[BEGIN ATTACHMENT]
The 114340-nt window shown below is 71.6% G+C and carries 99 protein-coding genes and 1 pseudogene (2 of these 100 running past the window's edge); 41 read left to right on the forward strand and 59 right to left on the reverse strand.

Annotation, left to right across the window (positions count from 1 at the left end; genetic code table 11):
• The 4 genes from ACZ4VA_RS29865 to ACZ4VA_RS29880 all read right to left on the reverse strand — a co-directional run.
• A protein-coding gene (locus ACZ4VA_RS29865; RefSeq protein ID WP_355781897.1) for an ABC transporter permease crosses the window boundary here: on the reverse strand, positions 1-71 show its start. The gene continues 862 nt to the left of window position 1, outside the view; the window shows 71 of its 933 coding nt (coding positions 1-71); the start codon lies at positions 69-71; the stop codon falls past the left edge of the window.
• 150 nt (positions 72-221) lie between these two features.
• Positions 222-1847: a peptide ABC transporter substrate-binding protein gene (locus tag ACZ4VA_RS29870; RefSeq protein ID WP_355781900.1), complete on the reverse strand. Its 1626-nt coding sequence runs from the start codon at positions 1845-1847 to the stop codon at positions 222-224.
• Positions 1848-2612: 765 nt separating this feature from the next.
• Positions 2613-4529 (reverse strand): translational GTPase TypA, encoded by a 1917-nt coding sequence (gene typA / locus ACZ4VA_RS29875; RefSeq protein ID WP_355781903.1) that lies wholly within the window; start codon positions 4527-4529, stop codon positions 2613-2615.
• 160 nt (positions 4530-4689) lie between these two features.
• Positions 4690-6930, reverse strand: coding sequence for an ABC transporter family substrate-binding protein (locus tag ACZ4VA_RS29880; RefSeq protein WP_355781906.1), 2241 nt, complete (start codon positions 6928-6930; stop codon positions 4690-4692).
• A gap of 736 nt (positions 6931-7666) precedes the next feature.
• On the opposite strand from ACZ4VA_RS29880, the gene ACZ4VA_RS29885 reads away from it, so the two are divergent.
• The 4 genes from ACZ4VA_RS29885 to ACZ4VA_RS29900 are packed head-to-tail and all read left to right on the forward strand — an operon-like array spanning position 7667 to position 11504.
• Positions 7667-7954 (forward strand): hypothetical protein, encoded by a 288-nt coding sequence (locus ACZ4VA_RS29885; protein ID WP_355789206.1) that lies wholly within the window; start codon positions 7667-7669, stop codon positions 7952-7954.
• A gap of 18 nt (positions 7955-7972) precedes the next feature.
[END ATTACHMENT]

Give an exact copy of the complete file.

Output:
The 114340-nt window shown below is 71.6% G+C and carries 99 protein-coding genes and 1 pseudogene (2 of these 100 running past the window's edge); 41 read left to right on the forward strand and 59 right to left on the reverse strand.

Annotation, left to right across the window (positions count from 1 at the left end; genetic code table 11):
• The 4 genes from ACZ4VA_RS29865 to ACZ4VA_RS29880 all read right to left on the reverse strand — a co-directional run.
• A protein-coding gene (locus ACZ4VA_RS29865; RefSeq protein ID WP_355781897.1) for an ABC transporter permease crosses the window boundary here: on the reverse strand, positions 1-71 show its start. The gene continues 862 nt to the left of window position 1, outside the view; the window shows 71 of its 933 coding nt (coding positions 1-71); the start codon lies at positions 69-71; the stop codon falls past the left edge of the window.
• 150 nt (positions 72-221) lie between these two features.
• Positions 222-1847: a peptide ABC transporter substrate-binding protein gene (locus tag ACZ4VA_RS29870; RefSeq protein ID WP_355781900.1), complete on the reverse strand. Its 1626-nt coding sequence runs from the start codon at positions 1845-1847 to the stop codon at positions 222-224.
• Positions 1848-2612: 765 nt separating this feature from the next.
• Positions 2613-4529 (reverse strand): translational GTPase TypA, encoded by a 1917-nt coding sequence (gene typA / locus ACZ4VA_RS29875; RefSeq protein ID WP_355781903.1) that lies wholly within the window; start codon positions 4527-4529, stop codon positions 2613-2615.
• 160 nt (positions 4530-4689) lie between these two features.
• Positions 4690-6930, reverse strand: coding sequence for an ABC transporter family substrate-binding protein (locus tag ACZ4VA_RS29880; RefSeq protein WP_355781906.1), 2241 nt, complete (start codon positions 6928-6930; stop codon positions 4690-4692).
• A gap of 736 nt (positions 6931-7666) precedes the next feature.
• On the opposite strand from ACZ4VA_RS29880, the gene ACZ4VA_RS29885 reads away from it, so the two are divergent.
• The 4 genes from ACZ4VA_RS29885 to ACZ4VA_RS29900 are packed head-to-tail and all read left to right on the forward strand — an operon-like array spanning position 7667 to position 11504.
• Positions 7667-7954 (forward strand): hypothetical protein, encoded by a 288-nt coding sequence (locus ACZ4VA_RS29885; protein ID WP_355789206.1) that lies wholly within the window; start codon positions 7667-7669, stop codon positions 7952-7954.
• A gap of 18 nt (positions 7955-7972) precedes the next feature.